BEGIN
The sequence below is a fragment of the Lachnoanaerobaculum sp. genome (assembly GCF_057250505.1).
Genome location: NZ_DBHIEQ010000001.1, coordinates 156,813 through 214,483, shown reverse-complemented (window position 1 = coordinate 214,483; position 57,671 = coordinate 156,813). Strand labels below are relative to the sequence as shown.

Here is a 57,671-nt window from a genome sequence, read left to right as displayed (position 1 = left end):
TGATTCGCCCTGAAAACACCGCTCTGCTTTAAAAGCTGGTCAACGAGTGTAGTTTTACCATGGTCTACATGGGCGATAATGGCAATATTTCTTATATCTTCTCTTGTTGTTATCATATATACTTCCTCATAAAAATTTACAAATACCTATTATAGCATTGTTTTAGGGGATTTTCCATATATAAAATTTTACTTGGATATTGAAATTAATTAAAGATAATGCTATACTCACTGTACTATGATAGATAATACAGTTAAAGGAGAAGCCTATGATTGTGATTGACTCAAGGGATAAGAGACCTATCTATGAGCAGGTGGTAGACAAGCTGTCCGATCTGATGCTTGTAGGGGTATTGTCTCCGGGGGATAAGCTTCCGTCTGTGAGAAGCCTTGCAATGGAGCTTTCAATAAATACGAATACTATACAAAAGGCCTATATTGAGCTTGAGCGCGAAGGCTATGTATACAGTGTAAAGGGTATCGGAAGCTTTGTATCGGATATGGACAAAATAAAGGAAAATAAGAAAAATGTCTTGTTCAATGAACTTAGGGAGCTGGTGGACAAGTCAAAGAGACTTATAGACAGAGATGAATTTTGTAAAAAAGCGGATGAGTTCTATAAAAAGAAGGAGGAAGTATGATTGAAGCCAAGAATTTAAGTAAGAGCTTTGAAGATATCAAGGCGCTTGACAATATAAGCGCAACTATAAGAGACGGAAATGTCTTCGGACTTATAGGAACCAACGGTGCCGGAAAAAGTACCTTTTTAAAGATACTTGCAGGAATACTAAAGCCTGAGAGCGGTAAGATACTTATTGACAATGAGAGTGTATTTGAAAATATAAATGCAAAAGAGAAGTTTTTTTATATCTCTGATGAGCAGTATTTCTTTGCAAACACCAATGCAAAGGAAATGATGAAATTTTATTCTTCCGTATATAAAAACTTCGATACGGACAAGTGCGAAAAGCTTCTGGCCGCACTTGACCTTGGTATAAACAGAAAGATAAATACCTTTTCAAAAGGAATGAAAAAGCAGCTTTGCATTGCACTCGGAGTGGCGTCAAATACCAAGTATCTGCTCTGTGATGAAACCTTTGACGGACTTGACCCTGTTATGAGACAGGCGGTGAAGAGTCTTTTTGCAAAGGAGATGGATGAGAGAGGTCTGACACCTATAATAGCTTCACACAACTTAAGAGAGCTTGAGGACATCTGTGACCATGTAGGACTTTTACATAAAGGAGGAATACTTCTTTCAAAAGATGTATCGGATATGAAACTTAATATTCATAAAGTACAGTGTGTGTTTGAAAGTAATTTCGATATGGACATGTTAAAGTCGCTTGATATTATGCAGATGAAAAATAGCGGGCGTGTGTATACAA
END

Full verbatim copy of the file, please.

The sequence below is a fragment of the Lachnoanaerobaculum sp. genome (assembly GCF_057250505.1).
Genome location: NZ_DBHIEQ010000001.1, coordinates 156,813 through 214,483, shown reverse-complemented (window position 1 = coordinate 214,483; position 57,671 = coordinate 156,813). Strand labels below are relative to the sequence as shown.

Here is a 57,671-nt window from a genome sequence, read left to right as displayed (position 1 = left end):
TGATTCGCCCTGAAAACACCGCTCTGCTTTAAAAGCTGGTCAACGAGTGTAGTTTTACCATGGTCTACATGGGCGATAATGGCAATATTTCTTATATCTTCTCTTGTTGTTATCATATATACTTCCTCATAAAAATTTACAAATACCTATTATAGCATTGTTTTAGGGGATTTTCCATATATAAAATTTTACTTGGATATTGAAATTAATTAAAGATAATGCTATACTCACTGTACTATGATAGATAATACAGTTAAAGGAGAAGCCTATGATTGTGATTGACTCAAGGGATAAGAGACCTATCTATGAGCAGGTGGTAGACAAGCTGTCCGATCTGATGCTTGTAGGGGTATTGTCTCCGGGGGATAAGCTTCCGTCTGTGAGAAGCCTTGCAATGGAGCTTTCAATAAATACGAATACTATACAAAAGGCCTATATTGAGCTTGAGCGCGAAGGCTATGTATACAGTGTAAAGGGTATCGGAAGCTTTGTATCGGATATGGACAAAATAAAGGAAAATAAGAAAAATGTCTTGTTCAATGAACTTAGGGAGCTGGTGGACAAGTCAAAGAGACTTATAGACAGAGATGAATTTTGTAAAAAAGCGGATGAGTTCTATAAAAAGAAGGAGGAAGTATGATTGAAGCCAAGAATTTAAGTAAGAGCTTTGAAGATATCAAGGCGCTTGACAATATAAGCGCAACTATAAGAGACGGAAATGTCTTCGGACTTATAGGAACCAACGGTGCCGGAAAAAGTACCTTTTTAAAGATACTTGCAGGAATACTAAAGCCTGAGAGCGGTAAGATACTTATTGACAATGAGAGTGTATTTGAAAATATAAATGCAAAAGAGAAGTTTTTTTATATCTCTGATGAGCAGTATTTCTTTGCAAACACCAATGCAAAGGAAATGATGAAATTTTATTCTTCCGTATATAAAAACTTCGATACGGACAAGTGCGAAAAGCTTCTGGCCGCACTTGACCTTGGTATAAACAGAAAGATAAATACCTTTTCAAAAGGAATGAAAAAGCAGCTTTGCATTGCACTCGGAGTGGCGTCAAATACCAAGTATCTGCTCTGTGATGAAACCTTTGACGGACTTGACCCTGTTATGAGACAGGCGGTGAAGAGTCTTTTTGCAAAGGAGATGGATGAGAGAGGTCTGACACCTATAATAGCTTCACACAACTTAAGAGAGCTTGAGGACATCTGTGACCATGTAGGACTTTTACATAAAGGAGGAATACTTCTTTCAAAAGATGTATCGGATATGAAACTTAATATTCATAAAGTACAGTGTGTGTTTGAAAGTAATTTCGATATGGACATGTTAAAGTCGCTTGATATTATGCAGATGAAAAATAGCGGGCGTGTGTATACAA